Transportation Priorities Project

Transportation Priorities Project

Transportation Priorities Project Web Site

This project exemplified the need for, and value of,  a neutral convener.  TPP featured an innovative and integrated design of interviews, which informed a series of community meetings, which informed a series of community forums, which finally informed a regional summit.   Electronic, audience response, keypad polling was used throughout this three month process.

The Possibility ‘Keypad’ Group Response System was Central to this Project


The Transportation Priorities Project (TPP) has a simple message: Clark County is in a transportation crisis, and we need to step up to the plate and do something about it. The theme of the TPP is Dream It, Fund It, Build It. TPP is grassroots and citizen-driven—ordinary people working to find solutions to this crisis. The TPP gives citizens the opportunity to make informed choices about the direction of transportation improvements in Clark County over the next 20 years—what improvements should be made, how improvements will be funded, and how we will pay for it.

TPP volunteers are talking with friends, family, neighbors, and groups and organizations about Clark County’s transportation crisis. After holding more than 40 meetings and talking with over 500 people, so far they have heard that:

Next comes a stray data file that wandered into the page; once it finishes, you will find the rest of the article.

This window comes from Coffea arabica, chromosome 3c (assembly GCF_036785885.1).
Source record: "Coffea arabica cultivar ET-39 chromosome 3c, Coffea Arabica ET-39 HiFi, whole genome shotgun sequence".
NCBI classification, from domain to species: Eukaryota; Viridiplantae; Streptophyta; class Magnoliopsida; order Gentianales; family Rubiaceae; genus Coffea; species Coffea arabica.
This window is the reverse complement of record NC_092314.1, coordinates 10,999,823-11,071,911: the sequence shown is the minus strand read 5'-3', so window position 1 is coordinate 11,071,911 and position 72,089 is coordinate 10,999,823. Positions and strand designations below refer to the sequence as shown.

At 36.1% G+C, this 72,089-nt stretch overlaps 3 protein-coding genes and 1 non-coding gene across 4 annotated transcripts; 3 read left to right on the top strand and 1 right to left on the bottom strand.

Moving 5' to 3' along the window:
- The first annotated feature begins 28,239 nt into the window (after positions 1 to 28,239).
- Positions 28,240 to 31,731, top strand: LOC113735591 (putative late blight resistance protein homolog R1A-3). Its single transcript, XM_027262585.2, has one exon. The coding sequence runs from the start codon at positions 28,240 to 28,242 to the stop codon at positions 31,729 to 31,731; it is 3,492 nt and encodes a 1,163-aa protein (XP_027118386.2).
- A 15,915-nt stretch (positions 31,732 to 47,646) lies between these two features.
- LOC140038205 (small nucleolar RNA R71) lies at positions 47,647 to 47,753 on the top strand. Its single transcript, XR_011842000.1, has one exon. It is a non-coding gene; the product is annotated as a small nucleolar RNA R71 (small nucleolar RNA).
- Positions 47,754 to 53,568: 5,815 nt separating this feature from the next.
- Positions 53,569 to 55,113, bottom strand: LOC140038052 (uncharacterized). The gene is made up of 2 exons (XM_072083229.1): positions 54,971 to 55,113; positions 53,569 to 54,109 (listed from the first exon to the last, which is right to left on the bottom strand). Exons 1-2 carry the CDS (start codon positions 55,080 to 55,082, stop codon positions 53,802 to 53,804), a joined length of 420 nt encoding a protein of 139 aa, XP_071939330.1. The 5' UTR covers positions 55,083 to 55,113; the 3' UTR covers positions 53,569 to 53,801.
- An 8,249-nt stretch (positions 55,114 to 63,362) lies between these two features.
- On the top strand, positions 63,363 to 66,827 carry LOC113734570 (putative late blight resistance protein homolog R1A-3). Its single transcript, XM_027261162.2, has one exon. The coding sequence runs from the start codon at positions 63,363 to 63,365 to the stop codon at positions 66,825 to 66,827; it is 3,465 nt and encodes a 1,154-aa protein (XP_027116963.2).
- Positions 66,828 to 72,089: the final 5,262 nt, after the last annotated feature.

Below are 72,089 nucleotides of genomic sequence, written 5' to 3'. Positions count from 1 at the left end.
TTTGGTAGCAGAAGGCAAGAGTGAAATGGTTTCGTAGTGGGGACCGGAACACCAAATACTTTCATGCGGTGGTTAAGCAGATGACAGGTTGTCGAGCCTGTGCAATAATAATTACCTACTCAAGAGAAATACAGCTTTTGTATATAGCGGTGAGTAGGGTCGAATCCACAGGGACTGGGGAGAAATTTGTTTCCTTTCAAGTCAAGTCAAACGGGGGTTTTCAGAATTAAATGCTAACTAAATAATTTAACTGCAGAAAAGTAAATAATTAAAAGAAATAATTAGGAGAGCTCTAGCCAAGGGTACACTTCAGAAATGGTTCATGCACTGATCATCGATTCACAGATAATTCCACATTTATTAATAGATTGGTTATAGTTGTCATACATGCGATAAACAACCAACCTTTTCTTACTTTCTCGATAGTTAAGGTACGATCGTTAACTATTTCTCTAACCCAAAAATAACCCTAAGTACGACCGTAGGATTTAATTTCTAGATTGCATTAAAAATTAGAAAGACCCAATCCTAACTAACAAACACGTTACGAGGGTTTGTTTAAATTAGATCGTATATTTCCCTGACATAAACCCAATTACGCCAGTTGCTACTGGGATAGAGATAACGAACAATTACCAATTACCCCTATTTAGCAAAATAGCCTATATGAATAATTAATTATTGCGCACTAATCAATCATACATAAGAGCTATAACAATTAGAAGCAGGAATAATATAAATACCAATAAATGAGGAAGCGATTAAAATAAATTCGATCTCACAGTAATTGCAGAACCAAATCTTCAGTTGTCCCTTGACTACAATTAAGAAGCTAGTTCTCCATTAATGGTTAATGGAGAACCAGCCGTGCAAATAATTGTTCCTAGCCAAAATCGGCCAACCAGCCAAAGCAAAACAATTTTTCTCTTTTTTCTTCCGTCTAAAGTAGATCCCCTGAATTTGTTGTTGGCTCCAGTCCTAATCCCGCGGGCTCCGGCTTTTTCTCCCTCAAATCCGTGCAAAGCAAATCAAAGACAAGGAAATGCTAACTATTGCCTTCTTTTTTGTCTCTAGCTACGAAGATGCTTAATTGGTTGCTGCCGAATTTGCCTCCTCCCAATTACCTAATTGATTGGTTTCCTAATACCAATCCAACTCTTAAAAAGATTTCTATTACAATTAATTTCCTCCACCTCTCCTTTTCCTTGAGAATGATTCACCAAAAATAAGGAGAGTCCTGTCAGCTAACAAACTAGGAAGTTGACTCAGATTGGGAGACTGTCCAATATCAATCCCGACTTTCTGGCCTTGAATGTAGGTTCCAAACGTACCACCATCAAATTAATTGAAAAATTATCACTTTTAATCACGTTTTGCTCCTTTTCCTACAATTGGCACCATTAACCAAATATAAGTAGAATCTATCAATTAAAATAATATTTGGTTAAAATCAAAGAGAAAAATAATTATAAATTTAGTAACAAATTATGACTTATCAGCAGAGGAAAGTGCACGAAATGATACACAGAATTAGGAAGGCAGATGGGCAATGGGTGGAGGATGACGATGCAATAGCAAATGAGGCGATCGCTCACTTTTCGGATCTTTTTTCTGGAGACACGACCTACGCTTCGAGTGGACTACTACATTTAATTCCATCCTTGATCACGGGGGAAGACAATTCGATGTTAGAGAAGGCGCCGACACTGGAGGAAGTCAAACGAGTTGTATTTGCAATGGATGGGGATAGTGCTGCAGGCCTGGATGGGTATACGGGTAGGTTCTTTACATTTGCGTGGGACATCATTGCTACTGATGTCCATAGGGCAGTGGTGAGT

• You recognize the importance and value of transportation—good planning results in sound development and family wage jobs, less congestion, cleaner air—a better life for us and our children.
  • You need straight talk—how it all works, who comes up with the plan, what the plan looks like, who pays for it, when will it happen.

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TPP Background

In early summer 2002, some concerned citizens got together to talk about Clark County’s transportation system and its direction for the future, because local transportation agencies and experts can’t seem to come up with a workable solution that citizens will support. The TPP came up with a blueprint for a citizen-led community discussion. That blueprint became the Transportation Priorities Project: Dream It, Fund It, Build It. Two local not-for-profit organizations, Identity Clark County (ICC) and InterAct, took the project on.

From August–November 2002, 500 individuals at 40 meetings were asked what they knew about the county’s transportation issues, what their preferences were, and what solutions they would suggest. A final all-day meeting produced a group of 113 people willing to work on the transportation project.

The first phase of TPP found out that 1) people care deeply about what happens in their neighborhood and see fixing travel around the county and to and from Oregon as a priority, 2) people can learn a lot from good information about transportation, and 3) if people know their money will be spent on local projects, they are willing to pay for them. The people who participated in TPP I said they were moderately concerned about getting from place to place. They were more concerned about finding solutions and funding for major needs for our transportation system for the near and distant future.